The tightest standards in the world will be pointless if emissions are not measured.
In plain English this means that the EPA would not incorporate scientific findings that lead is toxic at any level, would propose the lowest reduction it could get away with, and would invite industry to defend the ridiculously high level of 0.50 ug/m3. A broad coalition of environmental groups pointed out that using a “range” of levels is a backhanded way of allowing the maximum of the “range” to become the norm. Though most environmentalists asked for a maximum lead emission of 0.20 ug/m3, some EPA staff conceded that it could be set as low as 0.02 ug/m3. 
Currently, the amount of lead released into the air is calculated as a three-month average, meaning that a dangerous spike of air lead can be covered up by lower readings from adjacent months. At the June 12 hearing, environmentalists also asked for monthly averages of emissions, which would partly reduce the problem of lead “spikes.”
Lead: The gluttony of overproduction
A big problem with current measurement of lead emissions is the very large number of facilities that are nowhere near a lead monitor and whose emissions are unrecorded. The tightest standards in the world will be pointless if emissions are not measured. So it is reasonable to ask for a maximum emission of 0.15 ug/m3 and monthly averages of emissions. But it is also important to insist that the EPA halt the operation of any facility which (a) emits lead if it is located in a state without any lead monitors and (b) emits more than five tons of lead per year if it is not within one mile of a lead monitor.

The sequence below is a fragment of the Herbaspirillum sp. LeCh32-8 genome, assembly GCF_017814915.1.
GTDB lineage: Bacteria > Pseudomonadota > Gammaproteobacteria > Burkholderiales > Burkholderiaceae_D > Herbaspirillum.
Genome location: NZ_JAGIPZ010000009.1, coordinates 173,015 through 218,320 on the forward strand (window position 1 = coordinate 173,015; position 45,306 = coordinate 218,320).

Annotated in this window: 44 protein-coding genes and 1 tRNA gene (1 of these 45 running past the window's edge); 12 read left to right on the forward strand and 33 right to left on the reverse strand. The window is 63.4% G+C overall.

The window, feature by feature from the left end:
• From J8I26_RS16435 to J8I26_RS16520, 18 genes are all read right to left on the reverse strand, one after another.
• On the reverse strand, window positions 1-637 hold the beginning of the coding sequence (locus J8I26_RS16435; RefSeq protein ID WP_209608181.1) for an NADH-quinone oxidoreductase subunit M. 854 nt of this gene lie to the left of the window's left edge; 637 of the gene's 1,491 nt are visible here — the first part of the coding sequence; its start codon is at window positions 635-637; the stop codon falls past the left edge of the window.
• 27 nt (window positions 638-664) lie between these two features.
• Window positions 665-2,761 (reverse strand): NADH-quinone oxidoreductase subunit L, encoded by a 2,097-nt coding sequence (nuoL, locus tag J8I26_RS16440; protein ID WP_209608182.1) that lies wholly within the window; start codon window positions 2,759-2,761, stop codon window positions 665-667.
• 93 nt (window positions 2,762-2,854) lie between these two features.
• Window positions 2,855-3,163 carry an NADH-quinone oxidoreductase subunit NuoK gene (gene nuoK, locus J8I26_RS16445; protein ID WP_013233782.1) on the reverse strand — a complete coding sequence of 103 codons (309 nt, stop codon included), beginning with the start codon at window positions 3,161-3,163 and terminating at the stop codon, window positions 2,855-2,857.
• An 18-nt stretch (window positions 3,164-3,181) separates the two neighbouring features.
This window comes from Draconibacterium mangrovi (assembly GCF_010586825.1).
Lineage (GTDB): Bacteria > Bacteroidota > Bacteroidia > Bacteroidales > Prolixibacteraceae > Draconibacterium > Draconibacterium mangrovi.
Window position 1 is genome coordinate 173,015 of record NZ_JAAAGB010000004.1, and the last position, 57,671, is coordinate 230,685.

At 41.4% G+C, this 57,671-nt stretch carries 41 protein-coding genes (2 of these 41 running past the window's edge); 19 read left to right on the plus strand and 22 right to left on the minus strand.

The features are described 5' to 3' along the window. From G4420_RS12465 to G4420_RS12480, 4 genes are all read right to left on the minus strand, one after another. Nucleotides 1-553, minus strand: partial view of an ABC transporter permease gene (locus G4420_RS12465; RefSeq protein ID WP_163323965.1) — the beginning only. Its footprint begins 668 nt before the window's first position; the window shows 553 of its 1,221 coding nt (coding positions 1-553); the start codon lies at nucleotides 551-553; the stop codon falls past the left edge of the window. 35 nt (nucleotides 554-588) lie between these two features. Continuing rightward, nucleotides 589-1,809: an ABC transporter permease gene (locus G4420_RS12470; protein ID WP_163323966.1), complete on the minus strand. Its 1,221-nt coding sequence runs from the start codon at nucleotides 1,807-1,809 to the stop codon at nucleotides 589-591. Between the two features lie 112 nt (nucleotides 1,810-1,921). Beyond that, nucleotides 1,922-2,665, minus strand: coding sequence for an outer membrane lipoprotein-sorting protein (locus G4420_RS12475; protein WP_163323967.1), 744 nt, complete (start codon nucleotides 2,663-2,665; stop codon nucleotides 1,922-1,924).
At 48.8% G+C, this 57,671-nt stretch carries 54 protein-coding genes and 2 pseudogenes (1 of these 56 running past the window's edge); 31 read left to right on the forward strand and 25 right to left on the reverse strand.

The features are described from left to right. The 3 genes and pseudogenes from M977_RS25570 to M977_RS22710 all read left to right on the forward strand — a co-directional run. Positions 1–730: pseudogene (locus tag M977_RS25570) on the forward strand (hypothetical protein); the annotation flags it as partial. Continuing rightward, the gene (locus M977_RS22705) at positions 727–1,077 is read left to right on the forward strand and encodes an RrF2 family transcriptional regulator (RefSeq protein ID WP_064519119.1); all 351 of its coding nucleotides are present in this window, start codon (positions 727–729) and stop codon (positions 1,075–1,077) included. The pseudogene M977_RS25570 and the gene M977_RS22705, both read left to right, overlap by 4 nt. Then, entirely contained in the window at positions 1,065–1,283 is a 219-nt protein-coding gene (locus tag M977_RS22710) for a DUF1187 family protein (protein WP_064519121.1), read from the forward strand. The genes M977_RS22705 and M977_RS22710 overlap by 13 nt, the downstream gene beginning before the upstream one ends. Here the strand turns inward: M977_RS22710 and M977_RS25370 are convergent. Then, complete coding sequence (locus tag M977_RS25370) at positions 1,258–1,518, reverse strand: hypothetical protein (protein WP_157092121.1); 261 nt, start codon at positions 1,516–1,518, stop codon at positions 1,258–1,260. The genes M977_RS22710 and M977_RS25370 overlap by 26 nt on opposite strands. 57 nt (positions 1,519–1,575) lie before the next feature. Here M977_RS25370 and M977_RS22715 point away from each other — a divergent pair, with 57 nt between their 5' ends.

Looking at lead as one pollutant in a sea of toxins, it is clear that there is not only poorly regulated production — there is vastly too much production. We need to be asking: Is there a need to allow lead mining and lead smelting in the US or to allow US companies to mine lead anywhere in the world? Or, could we reuse the existing mountains of lead instead of throwing them into landfills?